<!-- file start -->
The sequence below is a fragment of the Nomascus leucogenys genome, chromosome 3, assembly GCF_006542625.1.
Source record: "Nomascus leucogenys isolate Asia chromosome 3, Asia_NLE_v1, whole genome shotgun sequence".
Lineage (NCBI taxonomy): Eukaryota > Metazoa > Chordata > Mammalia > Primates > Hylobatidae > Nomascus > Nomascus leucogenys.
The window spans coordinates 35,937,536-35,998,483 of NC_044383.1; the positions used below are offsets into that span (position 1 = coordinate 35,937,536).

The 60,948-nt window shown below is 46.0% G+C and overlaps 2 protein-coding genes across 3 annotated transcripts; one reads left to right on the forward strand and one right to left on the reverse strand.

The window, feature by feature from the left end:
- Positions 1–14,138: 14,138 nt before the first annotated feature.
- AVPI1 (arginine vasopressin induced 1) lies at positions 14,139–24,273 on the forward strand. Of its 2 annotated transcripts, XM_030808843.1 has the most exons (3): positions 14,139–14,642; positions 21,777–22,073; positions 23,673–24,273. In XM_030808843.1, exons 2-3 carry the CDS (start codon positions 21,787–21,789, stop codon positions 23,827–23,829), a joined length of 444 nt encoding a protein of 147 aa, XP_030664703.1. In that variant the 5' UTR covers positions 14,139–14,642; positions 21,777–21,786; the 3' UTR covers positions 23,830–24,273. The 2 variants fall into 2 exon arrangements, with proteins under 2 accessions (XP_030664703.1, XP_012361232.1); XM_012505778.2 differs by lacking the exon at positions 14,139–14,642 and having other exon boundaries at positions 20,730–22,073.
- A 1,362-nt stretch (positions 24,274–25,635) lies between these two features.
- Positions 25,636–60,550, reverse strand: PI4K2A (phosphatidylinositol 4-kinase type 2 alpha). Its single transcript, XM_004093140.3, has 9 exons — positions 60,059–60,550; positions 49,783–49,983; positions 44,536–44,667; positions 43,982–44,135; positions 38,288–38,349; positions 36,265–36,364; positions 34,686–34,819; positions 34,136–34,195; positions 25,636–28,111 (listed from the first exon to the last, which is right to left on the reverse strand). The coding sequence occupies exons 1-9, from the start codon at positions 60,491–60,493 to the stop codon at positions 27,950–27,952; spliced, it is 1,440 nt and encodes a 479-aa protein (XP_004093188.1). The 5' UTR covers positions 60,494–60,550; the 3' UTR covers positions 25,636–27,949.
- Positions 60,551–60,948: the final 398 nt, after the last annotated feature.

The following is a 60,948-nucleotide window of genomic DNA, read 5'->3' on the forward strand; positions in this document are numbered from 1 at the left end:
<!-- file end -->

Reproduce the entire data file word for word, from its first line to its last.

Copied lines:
The sequence below is a fragment of the Nomascus leucogenys genome, chromosome 3, assembly GCF_006542625.1.
Source record: "Nomascus leucogenys isolate Asia chromosome 3, Asia_NLE_v1, whole genome shotgun sequence".
Lineage (NCBI taxonomy): Eukaryota > Metazoa > Chordata > Mammalia > Primates > Hylobatidae > Nomascus > Nomascus leucogenys.
The window spans coordinates 35,937,536-35,998,483 of NC_044383.1; the positions used below are offsets into that span (position 1 = coordinate 35,937,536).

The 60,948-nt window shown below is 46.0% G+C and overlaps 2 protein-coding genes across 3 annotated transcripts; one reads left to right on the forward strand and one right to left on the reverse strand.

The window, feature by feature from the left end:
- Positions 1–14,138: 14,138 nt before the first annotated feature.
- AVPI1 (arginine vasopressin induced 1) lies at positions 14,139–24,273 on the forward strand. Of its 2 annotated transcripts, XM_030808843.1 has the most exons (3): positions 14,139–14,642; positions 21,777–22,073; positions 23,673–24,273. In XM_030808843.1, exons 2-3 carry the CDS (start codon positions 21,787–21,789, stop codon positions 23,827–23,829), a joined length of 444 nt encoding a protein of 147 aa, XP_030664703.1. In that variant the 5' UTR covers positions 14,139–14,642; positions 21,777–21,786; the 3' UTR covers positions 23,830–24,273. The 2 variants fall into 2 exon arrangements, with proteins under 2 accessions (XP_030664703.1, XP_012361232.1); XM_012505778.2 differs by lacking the exon at positions 14,139–14,642 and having other exon boundaries at positions 20,730–22,073.
- A 1,362-nt stretch (positions 24,274–25,635) lies between these two features.
- Positions 25,636–60,550, reverse strand: PI4K2A (phosphatidylinositol 4-kinase type 2 alpha). Its single transcript, XM_004093140.3, has 9 exons — positions 60,059–60,550; positions 49,783–49,983; positions 44,536–44,667; positions 43,982–44,135; positions 38,288–38,349; positions 36,265–36,364; positions 34,686–34,819; positions 34,136–34,195; positions 25,636–28,111 (listed from the first exon to the last, which is right to left on the reverse strand). The coding sequence occupies exons 1-9, from the start codon at positions 60,491–60,493 to the stop codon at positions 27,950–27,952; spliced, it is 1,440 nt and encodes a 479-aa protein (XP_004093188.1). The 5' UTR covers positions 60,494–60,550; the 3' UTR covers positions 25,636–27,949.
- Positions 60,551–60,948: the final 398 nt, after the last annotated feature.

The following is a 60,948-nucleotide window of genomic DNA, read 5'->3' on the forward strand; positions in this document are numbered from 1 at the left end: